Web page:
It took three passes on the Brule Lake side of large marsh to find and then settle on this trickle as the start of the route/portage between Brule and Baril Lakes.
Ever since leaving Rainy Lake, my maps had depicted the creeks and small rivers linking lakes the same way: Thin blue lines snaking their way between, through, or around marsh. I was expecting no more or less.
The tiny creek I was paddling upwas barely wide enough for Kai Nani and worrisome. Any narrower and I’ld be stranded. Any shallower and I’ld be tracking. Anything else and I wondered if I’ld be turning around.
Within two hundred meters the marsh turned to brush that overhung the banks forcing me to duck under the tangle of branches that reached down and force my through those that reached in.
Within the next one hundred meters, the entire creek disappeared underneath a heap of deadfall and debris that obliterated the way forward. The only hint that the creek itself still existed beyond the wall was the faint, tell-tale rumble of whitewater.
It took an hour to go 10 meters and 4 to go the next 50. The wall turned into a barricade and finally a fortress of uprooted trees, deadfall, debris, and bank brush that was so thick that I had to hack a hole in the stuff that lined the banks before tossing the sawn, chopped, torn, and cut bits of branches and trunk in lest they bounce back out again.
The last few meters saw the banks steepen and turn to rock. Mercifully, the brush and deadfall also lessened even if it was reveal a small rapid.
Tracking up the rapids 20 meters brought me to a small ledge that I liftet
over. That ledge gave way to a larger one that I managed but barely. Leaving Kai Nani wedged between rocks, I waded upstream to see if the worst was behind.
There is wrong and then there is dead wrong. The kind of wrong that leaves you a blueish grey heap on a forest floor somewhere where no one will ever think to look let alone find you.
Ahead, the ledges gave way to falls as far as I could see. The banks had imperceptibly turned to rock faces and the way back was all but barred. With the satellite tracker silent now for weeks, I was very much on the dead side of wrong. And the only way out was up.
I went straight up the brush and rock bank scrambling on all fours with lightened packs. I hauled the canoe straight up using a make-shift block and tackle rigged using the sailing sheets and the lining ropes. Somehow, someway, I got stopped directly below a small clearing consisting of an abandoned, dilapidated cabin equaled only by a nearby Ford F-150 filled to overflowing with trash. There was also a trail.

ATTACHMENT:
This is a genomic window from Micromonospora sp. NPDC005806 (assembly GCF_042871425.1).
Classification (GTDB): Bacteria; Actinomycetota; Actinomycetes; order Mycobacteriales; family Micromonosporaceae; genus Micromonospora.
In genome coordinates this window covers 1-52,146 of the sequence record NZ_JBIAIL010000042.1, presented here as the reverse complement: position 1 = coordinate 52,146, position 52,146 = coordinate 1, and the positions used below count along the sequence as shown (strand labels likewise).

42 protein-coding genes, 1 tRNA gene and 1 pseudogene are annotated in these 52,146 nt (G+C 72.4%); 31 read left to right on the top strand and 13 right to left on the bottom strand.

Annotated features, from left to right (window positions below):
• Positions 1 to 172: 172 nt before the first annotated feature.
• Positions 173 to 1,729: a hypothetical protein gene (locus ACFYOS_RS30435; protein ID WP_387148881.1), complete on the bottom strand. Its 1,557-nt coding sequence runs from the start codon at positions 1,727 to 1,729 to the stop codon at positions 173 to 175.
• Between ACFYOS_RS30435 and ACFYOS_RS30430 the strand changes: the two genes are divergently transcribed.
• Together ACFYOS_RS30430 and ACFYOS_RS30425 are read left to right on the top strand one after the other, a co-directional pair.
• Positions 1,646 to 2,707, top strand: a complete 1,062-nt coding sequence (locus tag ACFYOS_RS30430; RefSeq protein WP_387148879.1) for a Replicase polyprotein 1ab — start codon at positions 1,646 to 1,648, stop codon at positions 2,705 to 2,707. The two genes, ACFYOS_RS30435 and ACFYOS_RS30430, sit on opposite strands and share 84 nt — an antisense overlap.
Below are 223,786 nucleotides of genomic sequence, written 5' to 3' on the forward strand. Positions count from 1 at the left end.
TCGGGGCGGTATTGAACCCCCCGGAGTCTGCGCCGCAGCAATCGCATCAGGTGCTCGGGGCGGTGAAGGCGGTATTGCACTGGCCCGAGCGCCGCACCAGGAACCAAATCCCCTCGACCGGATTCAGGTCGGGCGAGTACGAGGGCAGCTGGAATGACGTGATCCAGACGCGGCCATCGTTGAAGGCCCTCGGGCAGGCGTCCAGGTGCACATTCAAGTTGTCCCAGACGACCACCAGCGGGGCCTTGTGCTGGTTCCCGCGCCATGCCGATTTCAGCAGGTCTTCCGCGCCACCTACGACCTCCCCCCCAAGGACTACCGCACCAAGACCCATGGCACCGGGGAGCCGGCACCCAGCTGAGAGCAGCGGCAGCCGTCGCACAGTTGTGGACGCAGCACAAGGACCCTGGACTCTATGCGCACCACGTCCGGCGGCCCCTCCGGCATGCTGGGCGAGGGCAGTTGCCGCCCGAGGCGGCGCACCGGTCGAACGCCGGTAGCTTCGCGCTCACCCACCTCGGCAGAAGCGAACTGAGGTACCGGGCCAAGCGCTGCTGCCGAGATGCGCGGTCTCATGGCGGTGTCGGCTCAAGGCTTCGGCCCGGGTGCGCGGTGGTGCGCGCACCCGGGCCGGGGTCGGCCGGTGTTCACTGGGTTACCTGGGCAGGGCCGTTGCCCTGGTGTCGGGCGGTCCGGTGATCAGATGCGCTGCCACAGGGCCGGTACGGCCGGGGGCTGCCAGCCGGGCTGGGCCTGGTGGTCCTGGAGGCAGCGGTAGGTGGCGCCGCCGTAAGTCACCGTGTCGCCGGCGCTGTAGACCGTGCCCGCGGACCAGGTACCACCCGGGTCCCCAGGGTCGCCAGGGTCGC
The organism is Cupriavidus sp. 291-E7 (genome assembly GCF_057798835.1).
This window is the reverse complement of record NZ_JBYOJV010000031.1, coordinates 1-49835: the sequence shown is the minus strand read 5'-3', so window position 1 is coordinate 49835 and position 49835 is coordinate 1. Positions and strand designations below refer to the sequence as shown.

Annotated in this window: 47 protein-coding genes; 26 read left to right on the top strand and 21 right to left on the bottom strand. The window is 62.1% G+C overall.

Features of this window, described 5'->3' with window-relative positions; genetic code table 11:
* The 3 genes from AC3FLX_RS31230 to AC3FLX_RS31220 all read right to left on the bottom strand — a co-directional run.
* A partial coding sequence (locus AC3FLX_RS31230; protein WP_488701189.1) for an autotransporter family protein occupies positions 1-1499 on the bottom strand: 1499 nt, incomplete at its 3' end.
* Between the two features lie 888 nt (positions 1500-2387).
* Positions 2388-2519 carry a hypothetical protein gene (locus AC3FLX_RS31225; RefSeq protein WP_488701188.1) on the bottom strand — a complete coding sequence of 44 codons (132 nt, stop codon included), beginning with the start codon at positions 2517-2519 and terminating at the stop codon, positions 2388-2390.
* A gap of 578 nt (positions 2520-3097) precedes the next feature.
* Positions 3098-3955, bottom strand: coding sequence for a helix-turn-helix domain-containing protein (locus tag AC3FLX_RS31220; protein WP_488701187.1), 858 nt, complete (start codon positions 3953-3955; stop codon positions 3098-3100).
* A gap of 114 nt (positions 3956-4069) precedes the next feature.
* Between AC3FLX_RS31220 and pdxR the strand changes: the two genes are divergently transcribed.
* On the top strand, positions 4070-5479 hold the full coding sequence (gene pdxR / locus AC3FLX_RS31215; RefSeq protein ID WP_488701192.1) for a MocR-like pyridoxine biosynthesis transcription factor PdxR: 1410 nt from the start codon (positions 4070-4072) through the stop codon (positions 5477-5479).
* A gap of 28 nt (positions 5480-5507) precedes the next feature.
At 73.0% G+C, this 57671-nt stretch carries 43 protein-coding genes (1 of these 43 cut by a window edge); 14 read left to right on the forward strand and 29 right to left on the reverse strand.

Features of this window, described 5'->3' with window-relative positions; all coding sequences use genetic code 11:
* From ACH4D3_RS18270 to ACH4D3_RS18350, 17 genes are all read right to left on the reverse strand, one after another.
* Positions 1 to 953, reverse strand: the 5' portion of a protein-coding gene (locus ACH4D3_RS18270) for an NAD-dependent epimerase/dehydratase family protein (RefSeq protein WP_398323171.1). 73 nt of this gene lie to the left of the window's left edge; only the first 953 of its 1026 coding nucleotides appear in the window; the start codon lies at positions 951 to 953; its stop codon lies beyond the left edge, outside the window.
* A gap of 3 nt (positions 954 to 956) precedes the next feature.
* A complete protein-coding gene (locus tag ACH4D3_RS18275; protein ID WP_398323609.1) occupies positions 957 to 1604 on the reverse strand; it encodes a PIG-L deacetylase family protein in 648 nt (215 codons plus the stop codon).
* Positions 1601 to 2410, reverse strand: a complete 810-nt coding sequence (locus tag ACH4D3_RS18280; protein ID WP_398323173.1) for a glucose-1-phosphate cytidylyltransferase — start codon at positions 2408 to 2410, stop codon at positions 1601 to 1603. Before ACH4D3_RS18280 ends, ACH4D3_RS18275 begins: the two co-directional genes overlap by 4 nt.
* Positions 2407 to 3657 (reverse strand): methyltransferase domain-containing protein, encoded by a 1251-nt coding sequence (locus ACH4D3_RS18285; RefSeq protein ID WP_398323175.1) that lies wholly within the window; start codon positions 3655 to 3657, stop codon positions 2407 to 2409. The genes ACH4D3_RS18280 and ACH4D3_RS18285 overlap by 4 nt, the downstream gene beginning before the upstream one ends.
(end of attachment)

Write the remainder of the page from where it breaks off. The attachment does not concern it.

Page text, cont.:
Trails are good. They have purpose. They start and end, usually at places that people need to get to or away from. I figured this trail was there for a purpose.
Leaving everything stacked, I started down the trail. Headed north, the trail gave way to a narrow, rutted gravel road. That road turned sharply west and crossed the creek. Here’s the view from the makeshift timber bridge looking both upstream and down:
The falls that stopped me had become more violent and from this vantage point, it was obvious they continued for at least a couple of hundred meters in both directions. At least I was out of danger but certainly up the proverbial creek minus a paddle.
I was turned around a few meters passed the bridge by a locked gate and a ‘no trespassing’ sign. Perhaps a right turn where the trail met the road….
I looked at my watch, figured I had 90 minutes before it got dark, and turned around.
Over the bridge and rushing down the road, I noticed a quad track heading northwest and uphill. I figured both good and with little to lose, started up the track. Five minutes later, I was staring at Baril Lake.
Quickly back to my stacked gear, I rushed everything down the trail, onto the road and over the track.
How I found the trail, road, track, and finally Baril Lake, I cannot say. What silent voice informed this decision or that I know not. Whose footsteps my own feet fell I will never know. Asking the question itself seems pointless as one question simply begets another.
I can, however, tell you this: The questions are unimportant for you already know the answers. They lay at your feet like diamonds. They’ve been there, waiting, for all the ages.